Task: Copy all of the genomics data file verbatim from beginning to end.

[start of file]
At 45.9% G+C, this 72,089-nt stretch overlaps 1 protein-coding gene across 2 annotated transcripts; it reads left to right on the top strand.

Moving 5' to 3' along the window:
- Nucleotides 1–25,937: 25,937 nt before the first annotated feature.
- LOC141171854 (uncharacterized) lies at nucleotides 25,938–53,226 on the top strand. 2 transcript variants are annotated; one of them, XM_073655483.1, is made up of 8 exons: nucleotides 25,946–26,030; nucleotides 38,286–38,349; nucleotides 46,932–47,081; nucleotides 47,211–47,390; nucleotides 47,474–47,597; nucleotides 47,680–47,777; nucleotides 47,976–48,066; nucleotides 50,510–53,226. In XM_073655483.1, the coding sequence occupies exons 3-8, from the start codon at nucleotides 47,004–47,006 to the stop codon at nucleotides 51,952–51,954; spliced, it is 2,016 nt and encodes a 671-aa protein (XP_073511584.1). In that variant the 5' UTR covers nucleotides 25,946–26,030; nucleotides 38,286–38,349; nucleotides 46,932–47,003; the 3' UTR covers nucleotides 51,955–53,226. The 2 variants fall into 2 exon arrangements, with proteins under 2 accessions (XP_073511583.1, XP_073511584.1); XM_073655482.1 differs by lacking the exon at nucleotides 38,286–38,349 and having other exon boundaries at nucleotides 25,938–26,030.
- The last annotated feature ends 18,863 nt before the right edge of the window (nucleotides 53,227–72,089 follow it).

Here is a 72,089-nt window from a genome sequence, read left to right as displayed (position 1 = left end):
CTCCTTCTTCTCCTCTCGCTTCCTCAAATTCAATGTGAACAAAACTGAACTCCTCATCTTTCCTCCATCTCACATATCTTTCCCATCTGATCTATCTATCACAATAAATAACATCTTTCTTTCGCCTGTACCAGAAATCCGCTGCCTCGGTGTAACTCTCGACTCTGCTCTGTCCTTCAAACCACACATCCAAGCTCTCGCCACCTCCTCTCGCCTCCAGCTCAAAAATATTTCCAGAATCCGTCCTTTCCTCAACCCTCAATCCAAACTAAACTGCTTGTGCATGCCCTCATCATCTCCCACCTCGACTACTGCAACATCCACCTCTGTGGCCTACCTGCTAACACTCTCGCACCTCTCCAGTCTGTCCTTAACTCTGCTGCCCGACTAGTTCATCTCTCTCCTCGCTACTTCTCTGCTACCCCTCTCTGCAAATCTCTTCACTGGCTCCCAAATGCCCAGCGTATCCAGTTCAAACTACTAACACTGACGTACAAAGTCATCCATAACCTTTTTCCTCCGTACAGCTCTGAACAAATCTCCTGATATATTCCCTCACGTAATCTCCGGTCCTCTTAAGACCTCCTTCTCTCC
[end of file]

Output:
At 45.9% G+C, this 72,089-nt stretch overlaps 1 protein-coding gene across 2 annotated transcripts; it reads left to right on the top strand.

Moving 5' to 3' along the window:
- Nucleotides 1–25,937: 25,937 nt before the first annotated feature.
- LOC141171854 (uncharacterized) lies at nucleotides 25,938–53,226 on the top strand. 2 transcript variants are annotated; one of them, XM_073655483.1, is made up of 8 exons: nucleotides 25,946–26,030; nucleotides 38,286–38,349; nucleotides 46,932–47,081; nucleotides 47,211–47,390; nucleotides 47,474–47,597; nucleotides 47,680–47,777; nucleotides 47,976–48,066; nucleotides 50,510–53,226. In XM_073655483.1, the coding sequence occupies exons 3-8, from the start codon at nucleotides 47,004–47,006 to the stop codon at nucleotides 51,952–51,954; spliced, it is 2,016 nt and encodes a 671-aa protein (XP_073511584.1). In that variant the 5' UTR covers nucleotides 25,946–26,030; nucleotides 38,286–38,349; nucleotides 46,932–47,003; the 3' UTR covers nucleotides 51,955–53,226. The 2 variants fall into 2 exon arrangements, with proteins under 2 accessions (XP_073511583.1, XP_073511584.1); XM_073655482.1 differs by lacking the exon at nucleotides 38,286–38,349 and having other exon boundaries at nucleotides 25,938–26,030.
- The last annotated feature ends 18,863 nt before the right edge of the window (nucleotides 53,227–72,089 follow it).

Here is a 72,089-nt window from a genome sequence, read left to right as displayed (position 1 = left end):
CTCCTTCTTCTCCTCTCGCTTCCTCAAATTCAATGTGAACAAAACTGAACTCCTCATCTTTCCTCCATCTCACATATCTTTCCCATCTGATCTATCTATCACAATAAATAACATCTTTCTTTCGCCTGTACCAGAAATCCGCTGCCTCGGTGTAACTCTCGACTCTGCTCTGTCCTTCAAACCACACATCCAAGCTCTCGCCACCTCCTCTCGCCTCCAGCTCAAAAATATTTCCAGAATCCGTCCTTTCCTCAACCCTCAATCCAAACTAAACTGCTTGTGCATGCCCTCATCATCTCCCACCTCGACTACTGCAACATCCACCTCTGTGGCCTACCTGCTAACACTCTCGCACCTCTCCAGTCTGTCCTTAACTCTGCTGCCCGACTAGTTCATCTCTCTCCTCGCTACTTCTCTGCTACCCCTCTCTGCAAATCTCTTCACTGGCTCCCAAATGCCCAGCGTATCCAGTTCAAACTACTAACACTGACGTACAAAGTCATCCATAACCTTTTTCCTCCGTACAGCTCTGAACAAATCTCCTGATATATTCCCTCACGTAATCTCCGGTCCTCTTAAGACCTCCTTCTCTCC